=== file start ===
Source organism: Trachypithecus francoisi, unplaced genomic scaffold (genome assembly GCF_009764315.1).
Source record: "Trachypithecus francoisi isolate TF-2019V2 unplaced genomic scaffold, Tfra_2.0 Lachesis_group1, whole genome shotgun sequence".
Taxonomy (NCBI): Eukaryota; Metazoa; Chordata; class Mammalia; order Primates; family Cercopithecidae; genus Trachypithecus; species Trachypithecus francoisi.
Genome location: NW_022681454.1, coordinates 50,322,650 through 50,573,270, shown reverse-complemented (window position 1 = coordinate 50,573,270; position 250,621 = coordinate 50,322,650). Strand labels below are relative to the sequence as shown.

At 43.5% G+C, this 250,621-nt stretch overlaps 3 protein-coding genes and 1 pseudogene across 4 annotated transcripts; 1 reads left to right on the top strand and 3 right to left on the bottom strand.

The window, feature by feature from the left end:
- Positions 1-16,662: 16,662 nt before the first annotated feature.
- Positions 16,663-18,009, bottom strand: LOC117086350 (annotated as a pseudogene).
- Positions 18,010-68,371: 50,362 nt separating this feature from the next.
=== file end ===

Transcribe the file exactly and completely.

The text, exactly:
Source organism: Trachypithecus francoisi, unplaced genomic scaffold (genome assembly GCF_009764315.1).
Source record: "Trachypithecus francoisi isolate TF-2019V2 unplaced genomic scaffold, Tfra_2.0 Lachesis_group1, whole genome shotgun sequence".
Taxonomy (NCBI): Eukaryota; Metazoa; Chordata; class Mammalia; order Primates; family Cercopithecidae; genus Trachypithecus; species Trachypithecus francoisi.
Genome location: NW_022681454.1, coordinates 50,322,650 through 50,573,270, shown reverse-complemented (window position 1 = coordinate 50,573,270; position 250,621 = coordinate 50,322,650). Strand labels below are relative to the sequence as shown.

At 43.5% G+C, this 250,621-nt stretch overlaps 3 protein-coding genes and 1 pseudogene across 4 annotated transcripts; 1 reads left to right on the top strand and 3 right to left on the bottom strand.

The window, feature by feature from the left end:
- Positions 1-16,662: 16,662 nt before the first annotated feature.
- Positions 16,663-18,009, bottom strand: LOC117086350 (annotated as a pseudogene).
- Positions 18,010-68,371: 50,362 nt separating this feature from the next.